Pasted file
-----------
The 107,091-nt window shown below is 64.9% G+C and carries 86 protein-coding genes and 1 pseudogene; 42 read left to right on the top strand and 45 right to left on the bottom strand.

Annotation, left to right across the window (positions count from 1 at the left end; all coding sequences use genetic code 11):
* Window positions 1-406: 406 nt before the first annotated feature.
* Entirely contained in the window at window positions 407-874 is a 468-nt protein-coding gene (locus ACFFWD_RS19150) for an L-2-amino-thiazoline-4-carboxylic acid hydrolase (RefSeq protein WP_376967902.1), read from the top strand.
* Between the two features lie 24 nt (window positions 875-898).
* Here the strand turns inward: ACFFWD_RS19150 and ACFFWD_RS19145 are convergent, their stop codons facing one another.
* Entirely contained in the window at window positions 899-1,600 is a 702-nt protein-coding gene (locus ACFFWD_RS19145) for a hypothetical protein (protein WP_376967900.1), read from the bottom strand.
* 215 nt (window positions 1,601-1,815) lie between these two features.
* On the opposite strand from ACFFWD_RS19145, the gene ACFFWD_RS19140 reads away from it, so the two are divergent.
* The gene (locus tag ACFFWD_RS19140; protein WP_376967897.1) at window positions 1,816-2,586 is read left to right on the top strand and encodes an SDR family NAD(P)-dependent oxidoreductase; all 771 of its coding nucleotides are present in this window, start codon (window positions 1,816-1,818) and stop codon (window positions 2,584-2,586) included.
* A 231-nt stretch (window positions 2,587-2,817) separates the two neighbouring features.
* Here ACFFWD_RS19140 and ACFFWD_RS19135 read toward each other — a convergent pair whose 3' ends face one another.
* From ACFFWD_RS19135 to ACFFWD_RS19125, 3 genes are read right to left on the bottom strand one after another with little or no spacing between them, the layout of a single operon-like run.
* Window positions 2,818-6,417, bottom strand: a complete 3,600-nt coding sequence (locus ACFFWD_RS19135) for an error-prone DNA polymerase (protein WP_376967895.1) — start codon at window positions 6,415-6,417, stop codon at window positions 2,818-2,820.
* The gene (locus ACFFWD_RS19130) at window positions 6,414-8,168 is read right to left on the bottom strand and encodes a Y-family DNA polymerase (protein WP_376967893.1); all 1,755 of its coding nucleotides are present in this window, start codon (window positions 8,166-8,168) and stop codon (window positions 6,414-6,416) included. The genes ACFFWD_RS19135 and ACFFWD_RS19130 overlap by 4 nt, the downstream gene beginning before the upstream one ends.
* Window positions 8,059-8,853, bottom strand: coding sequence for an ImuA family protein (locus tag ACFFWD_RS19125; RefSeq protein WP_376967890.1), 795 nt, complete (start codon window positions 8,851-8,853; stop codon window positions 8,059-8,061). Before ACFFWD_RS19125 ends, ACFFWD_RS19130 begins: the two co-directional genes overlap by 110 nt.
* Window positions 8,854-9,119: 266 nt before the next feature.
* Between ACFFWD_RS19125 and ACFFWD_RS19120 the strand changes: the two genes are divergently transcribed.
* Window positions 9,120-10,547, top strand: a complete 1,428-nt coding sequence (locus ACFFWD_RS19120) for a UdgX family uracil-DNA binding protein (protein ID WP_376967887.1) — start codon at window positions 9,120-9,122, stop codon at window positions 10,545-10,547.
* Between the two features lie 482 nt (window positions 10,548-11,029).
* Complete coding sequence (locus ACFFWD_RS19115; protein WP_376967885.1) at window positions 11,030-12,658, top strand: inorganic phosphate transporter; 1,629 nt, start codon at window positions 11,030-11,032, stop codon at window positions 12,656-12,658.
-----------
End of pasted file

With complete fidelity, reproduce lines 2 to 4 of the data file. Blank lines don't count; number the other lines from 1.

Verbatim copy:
Annotation, left to right across the window (positions count from 1 at the left end; all coding sequences use genetic code 11):
* Window positions 1-406: 406 nt before the first annotated feature.
* Entirely contained in the window at window positions 407-874 is a 468-nt protein-coding gene (locus ACFFWD_RS19150) for an L-2-amino-thiazoline-4-carboxylic acid hydrolase (RefSeq protein WP_376967902.1), read from the top strand.